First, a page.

FDA/CDC

FDA committee advises status quo for blood supply Zika testing


 

Most members of a Food and Drug Administration advisory committee considered that data support maintaining current testing protocols for Zika virus in the blood donor pool. However, committee discussion entertained the idea of revisiting testing strategies after another year or 2 of Zika virus epidemiological data are available.

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In its last guidance regarding Zika virus testing, issued in July 2018, the FDA recommended that either minipool nucleic acid testing (MP NAT) or individual donor (ID) NAT be used to screen for Zika virus. Current guidance still requires conversion to all-ID NAT “when certain threshold conditions are met that indicate an increased risk of suspected mosquito-borne transmission in a defined geographic collection area.”

In the first of three separate votes, 11 of 15 voting members of the FDA’s Blood Products Advisory Committee (BPAC) answered in the affirmative to the question of whether available data support continuing the status quo for Zika testing. Committee members then were asked to weigh whether current data support scaling back to a regional testing strategy targeting at-risk areas. Here, six committee members answered in the affirmative, and nine in the negative.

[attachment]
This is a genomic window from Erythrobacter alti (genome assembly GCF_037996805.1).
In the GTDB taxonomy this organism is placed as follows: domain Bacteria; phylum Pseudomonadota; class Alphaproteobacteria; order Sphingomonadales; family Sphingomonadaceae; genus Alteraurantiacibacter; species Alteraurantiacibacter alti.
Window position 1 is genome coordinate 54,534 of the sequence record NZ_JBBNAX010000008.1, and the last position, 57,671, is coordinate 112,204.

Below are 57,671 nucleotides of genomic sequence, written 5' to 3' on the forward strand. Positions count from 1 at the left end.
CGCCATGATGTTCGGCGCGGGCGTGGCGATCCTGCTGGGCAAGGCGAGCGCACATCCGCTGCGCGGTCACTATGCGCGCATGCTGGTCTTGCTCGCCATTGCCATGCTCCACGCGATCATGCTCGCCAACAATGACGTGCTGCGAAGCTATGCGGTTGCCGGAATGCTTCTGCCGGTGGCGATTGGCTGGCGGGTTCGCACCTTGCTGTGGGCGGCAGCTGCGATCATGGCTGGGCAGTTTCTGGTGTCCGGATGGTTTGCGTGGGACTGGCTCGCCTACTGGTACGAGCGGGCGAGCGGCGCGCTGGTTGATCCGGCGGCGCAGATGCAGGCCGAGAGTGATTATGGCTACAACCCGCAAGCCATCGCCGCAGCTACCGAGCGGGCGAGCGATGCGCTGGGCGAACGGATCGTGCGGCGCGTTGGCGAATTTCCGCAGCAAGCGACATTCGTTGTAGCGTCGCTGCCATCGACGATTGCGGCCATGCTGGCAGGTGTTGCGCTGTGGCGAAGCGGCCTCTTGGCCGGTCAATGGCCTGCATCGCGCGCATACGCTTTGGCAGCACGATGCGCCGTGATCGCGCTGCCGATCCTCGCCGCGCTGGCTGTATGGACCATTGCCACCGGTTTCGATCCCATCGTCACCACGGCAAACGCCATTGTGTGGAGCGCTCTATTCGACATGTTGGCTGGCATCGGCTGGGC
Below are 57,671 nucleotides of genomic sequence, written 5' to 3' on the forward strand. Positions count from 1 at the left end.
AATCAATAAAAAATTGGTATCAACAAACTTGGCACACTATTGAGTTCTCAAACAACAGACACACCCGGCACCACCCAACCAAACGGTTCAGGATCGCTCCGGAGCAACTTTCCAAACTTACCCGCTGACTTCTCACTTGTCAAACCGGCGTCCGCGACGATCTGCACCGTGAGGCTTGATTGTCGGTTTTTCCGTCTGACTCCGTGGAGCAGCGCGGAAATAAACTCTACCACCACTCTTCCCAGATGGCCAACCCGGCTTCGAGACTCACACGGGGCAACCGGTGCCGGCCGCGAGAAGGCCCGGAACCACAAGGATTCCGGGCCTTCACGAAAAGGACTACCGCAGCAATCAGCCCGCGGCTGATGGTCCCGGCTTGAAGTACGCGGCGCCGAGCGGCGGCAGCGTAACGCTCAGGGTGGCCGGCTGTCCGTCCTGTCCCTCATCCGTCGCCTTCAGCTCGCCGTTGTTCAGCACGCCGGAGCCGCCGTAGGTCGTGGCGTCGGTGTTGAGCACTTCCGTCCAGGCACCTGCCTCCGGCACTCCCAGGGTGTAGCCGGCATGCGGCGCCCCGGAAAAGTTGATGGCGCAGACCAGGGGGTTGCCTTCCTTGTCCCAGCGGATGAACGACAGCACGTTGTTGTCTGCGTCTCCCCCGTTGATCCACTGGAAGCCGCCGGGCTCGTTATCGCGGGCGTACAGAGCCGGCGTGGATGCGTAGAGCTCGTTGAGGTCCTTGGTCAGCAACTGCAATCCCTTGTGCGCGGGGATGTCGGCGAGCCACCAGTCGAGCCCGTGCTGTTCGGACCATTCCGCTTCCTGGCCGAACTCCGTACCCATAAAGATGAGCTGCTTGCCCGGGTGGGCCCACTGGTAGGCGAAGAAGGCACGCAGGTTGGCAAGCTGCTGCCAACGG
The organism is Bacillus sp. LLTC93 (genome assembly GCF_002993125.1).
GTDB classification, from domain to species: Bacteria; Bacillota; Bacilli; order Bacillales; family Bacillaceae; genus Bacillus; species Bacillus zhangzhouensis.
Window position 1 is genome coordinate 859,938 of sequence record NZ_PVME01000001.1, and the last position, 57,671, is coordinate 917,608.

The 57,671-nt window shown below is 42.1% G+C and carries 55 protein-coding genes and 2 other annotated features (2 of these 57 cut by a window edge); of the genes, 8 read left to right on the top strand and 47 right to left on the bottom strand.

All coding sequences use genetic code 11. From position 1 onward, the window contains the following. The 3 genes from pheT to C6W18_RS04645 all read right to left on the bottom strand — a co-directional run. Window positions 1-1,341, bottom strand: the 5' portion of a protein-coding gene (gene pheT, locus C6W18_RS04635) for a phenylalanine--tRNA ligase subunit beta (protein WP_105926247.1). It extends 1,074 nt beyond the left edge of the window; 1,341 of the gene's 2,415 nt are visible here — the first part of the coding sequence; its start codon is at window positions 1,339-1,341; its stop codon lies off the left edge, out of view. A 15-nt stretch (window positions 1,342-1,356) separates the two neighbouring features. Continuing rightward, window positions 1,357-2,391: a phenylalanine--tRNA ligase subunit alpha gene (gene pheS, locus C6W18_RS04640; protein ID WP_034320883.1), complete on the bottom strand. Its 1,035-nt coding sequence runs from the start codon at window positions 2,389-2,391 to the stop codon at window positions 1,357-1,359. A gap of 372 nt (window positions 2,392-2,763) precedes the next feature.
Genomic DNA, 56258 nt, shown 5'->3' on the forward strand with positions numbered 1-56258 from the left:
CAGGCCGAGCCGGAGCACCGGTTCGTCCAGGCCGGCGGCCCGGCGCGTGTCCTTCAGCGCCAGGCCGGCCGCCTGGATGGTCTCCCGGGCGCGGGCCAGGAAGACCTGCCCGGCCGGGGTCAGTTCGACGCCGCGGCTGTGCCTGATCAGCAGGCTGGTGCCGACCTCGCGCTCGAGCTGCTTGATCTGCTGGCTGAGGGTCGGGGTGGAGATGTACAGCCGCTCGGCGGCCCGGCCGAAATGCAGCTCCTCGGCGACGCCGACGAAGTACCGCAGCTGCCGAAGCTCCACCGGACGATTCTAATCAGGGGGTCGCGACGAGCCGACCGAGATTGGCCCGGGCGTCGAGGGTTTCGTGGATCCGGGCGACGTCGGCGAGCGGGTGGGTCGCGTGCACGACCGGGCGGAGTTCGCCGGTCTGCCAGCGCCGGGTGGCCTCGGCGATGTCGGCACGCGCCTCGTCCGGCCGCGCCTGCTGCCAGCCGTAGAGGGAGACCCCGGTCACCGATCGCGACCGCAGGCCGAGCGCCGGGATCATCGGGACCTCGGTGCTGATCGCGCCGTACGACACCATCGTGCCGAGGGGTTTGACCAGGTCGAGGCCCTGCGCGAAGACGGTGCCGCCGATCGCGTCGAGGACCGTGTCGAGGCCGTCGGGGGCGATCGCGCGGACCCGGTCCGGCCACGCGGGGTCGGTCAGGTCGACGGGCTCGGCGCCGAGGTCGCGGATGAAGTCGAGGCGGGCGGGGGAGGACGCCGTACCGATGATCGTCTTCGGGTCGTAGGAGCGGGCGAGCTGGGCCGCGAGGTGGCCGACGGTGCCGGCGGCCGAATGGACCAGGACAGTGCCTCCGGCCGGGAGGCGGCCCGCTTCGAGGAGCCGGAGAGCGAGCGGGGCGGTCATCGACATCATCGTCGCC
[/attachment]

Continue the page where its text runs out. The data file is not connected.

Just one committee member, F. Blaine Hollinger, MD, voted in favor of the third option, elimination of all Zika virus testing without reintroducing donor screening for risk factors in risk-free areas pending another outbreak in the United States. Dr. Hollinger is a professor of virology and microbiology at Baylor College of Medicine, Houston.

The committee as whole wasn’t swayed by a line of questioning put forward by chairman Richard Kaufman, MD. “I will be the devil’s advocate a little bit: We learned that there have been zero confirmed positives from blood donors for the past year. Would anyone be comfortable with just stopping screening of donors?” asked Dr. Kaufman, medical director of the adult transfusion service at Brigham and Women’s Hospital, Boston.

A wide-ranging morning of presentations put data regarding historical trends and current global Zika hot spots in front of the committee. Current upticks in infection rates in northwest Mexico and in some states in India were areas of concern, given North American travel patterns, noted speaker Marc Fisher, MD, of the Center for Disease Control and Prevention’s Arboviral Disease Branch (Fort Collins, Colo.) “We’re going to see sporadic outbreaks; it’s hard to predict the future,” he said. “The new outbreak in India raises concerns.”

Briefing information from the FDA explained that Zika virus local transmission peaked in the United States in late summer of 2016. More than 5,000 cases were reported in the United States and over 36,000 in Puerto Rico. This has plummeted to 220 in 2018, with about two-thirds of these cases occurring in the territories, mostly (97%) from Puerto Rico across all 3 years.

Zika viremic blood donors dropped by an order of magnitude yearly, totaling 363 in 2016, 38 in 2017, and just 3 in 2018. Of the 363 detected in 2016, 96% came from Puerto Rico or Florida, noted Dr. Fisher.